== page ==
This year, the Montgomery County Council has taken several steps to rein in some of the more questionable concessions public employee unions had extracted from the county in previous years. In a county known for granting the unions virtually everything on their wish lists, today’s tough economic climate is forcing the council to restore a little more balance to the relationship.
It has not been easy for anyone, Council President Valerie Ervin and the unions in particular.
First came the inevitable trimming of county employees' health and retirement benefits, to help bring spending back in line with declining revenues.
Then the county moved to rein in some of the more outrageous abuses that had been going on for years in the disability retirement system, replacing it with a new two-tiered system.
Now it appears another blow is about to be struck for common sense. This week, five council members voted to eliminate "effects bargaining" in a joint session of the county's Public Safety and Government Operations and Fiscal Policy committees
While I consider collective bargaining to be a good thing, in this case it's a good thing taken way too far.
The term "effects bargaining" means the union can refer any management decision, including setting work schedules, modernizing computer systems, even mandating the use of email and electronic incident reporting, to a cumbersome collective bargaining process if the decision has any "effect on employees." What management decision doesn't? Police Chief Tom Manger cites some outrageous cases, with delays ranging from two weeks to two years on even the most mundane issues. In practice, it gives way too much power to the unions and prevents any semblance of effective management.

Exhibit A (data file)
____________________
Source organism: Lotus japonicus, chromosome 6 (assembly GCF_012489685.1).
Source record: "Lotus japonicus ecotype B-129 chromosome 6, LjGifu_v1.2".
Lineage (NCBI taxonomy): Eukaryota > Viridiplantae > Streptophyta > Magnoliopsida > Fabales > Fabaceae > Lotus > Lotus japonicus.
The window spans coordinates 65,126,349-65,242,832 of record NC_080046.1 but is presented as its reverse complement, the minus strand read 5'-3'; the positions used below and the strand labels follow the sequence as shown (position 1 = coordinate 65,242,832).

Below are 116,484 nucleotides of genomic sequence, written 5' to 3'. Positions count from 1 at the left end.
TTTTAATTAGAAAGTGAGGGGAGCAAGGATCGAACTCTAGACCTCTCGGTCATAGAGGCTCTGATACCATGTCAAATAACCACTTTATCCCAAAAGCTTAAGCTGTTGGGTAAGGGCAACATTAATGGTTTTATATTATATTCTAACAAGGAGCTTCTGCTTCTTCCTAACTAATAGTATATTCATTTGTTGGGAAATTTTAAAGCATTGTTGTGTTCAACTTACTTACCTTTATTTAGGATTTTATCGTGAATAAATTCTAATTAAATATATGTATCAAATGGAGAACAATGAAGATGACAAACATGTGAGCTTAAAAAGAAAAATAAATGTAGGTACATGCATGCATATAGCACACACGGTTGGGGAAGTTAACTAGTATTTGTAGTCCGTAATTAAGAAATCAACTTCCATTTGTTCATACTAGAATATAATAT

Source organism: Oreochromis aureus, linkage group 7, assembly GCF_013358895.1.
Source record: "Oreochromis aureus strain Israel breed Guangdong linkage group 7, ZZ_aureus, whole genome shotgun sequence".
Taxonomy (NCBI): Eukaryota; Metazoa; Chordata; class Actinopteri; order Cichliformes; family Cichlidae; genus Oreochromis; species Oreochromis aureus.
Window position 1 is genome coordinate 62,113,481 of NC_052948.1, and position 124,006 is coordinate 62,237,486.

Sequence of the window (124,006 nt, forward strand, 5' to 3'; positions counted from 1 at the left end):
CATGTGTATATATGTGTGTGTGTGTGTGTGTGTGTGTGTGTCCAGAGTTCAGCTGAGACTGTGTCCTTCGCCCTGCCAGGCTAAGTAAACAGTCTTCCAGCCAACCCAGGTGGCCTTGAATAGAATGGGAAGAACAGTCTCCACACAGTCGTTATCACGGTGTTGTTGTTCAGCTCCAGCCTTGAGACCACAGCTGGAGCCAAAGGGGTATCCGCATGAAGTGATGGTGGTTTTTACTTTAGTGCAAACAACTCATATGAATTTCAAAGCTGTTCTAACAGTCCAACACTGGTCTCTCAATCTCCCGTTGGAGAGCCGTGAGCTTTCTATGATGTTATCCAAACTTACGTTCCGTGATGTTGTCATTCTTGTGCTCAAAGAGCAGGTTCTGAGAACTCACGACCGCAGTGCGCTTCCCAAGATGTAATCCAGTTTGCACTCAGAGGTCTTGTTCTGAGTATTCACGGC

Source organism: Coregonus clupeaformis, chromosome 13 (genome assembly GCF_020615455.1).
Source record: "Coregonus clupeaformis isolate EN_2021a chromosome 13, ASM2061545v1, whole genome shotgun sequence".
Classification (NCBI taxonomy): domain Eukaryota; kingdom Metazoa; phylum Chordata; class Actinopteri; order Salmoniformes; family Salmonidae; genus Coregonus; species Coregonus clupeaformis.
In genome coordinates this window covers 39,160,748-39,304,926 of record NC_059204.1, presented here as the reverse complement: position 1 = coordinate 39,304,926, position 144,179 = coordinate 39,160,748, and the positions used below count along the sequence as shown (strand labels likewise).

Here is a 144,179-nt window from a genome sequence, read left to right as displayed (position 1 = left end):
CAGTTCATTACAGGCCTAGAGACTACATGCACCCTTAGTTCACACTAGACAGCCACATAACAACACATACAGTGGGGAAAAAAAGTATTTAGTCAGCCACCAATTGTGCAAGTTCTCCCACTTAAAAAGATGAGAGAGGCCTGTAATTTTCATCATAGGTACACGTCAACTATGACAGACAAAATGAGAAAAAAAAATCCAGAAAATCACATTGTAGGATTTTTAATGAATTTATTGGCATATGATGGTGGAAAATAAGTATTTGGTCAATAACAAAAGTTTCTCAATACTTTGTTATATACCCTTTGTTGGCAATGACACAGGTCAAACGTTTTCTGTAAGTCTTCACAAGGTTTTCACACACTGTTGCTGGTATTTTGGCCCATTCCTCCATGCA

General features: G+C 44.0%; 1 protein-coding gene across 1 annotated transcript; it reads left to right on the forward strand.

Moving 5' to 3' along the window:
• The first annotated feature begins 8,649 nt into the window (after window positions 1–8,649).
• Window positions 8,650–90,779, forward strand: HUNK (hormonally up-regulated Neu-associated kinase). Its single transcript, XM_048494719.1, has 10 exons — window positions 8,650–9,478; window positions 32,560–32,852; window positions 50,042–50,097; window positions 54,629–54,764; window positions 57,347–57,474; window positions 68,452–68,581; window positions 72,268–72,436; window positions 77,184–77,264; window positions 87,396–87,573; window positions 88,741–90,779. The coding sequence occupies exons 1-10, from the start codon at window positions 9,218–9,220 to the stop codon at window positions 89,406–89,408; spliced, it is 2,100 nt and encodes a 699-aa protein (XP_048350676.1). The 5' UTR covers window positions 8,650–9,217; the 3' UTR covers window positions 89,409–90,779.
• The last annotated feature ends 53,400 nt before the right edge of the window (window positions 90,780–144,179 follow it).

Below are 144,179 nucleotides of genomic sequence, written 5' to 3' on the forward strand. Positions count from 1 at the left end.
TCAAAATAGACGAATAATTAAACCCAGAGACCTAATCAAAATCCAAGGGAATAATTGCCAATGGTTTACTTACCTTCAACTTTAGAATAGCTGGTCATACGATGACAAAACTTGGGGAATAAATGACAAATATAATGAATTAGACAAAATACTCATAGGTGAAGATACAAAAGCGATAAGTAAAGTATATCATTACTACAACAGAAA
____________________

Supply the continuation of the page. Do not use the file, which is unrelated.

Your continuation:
As far as I can determine, effects bargaining is unique to Montgomery County. It's part of the Police Collective Bargaining law, the only county agency that has it. It also appears in state laws covering the Washington Suburban Sanitary Commission (WSSC), the Maryland National Capital Park and Planning Commission and the Montgomery County Housing Opportunities Commission. Interestingly, all of these agencies have had major issues with management, efficiency and effectiveness. Coincidence? Perhaps our state delegation should look at this, too.
Ervin has introduced legislation (Bill 18-11) to repeal this bizarre provision for county police. The full council will soon take this up, but with five of its nine members voting for it in committee, she's likely to prevail. Only Council Member Marc Elrich objected, for reasons difficult to fathom, beyond pure political pandering and self-interest.
For Ervin to be leading the charge on this issue is impressive, as she got her start in politics as a union organizer and has always been a strong ally of the union movement. In seeking the right balance here, and daring to challenge a status quo that is clearly not working, she deserves our thanks and the full council's support, including Elrich.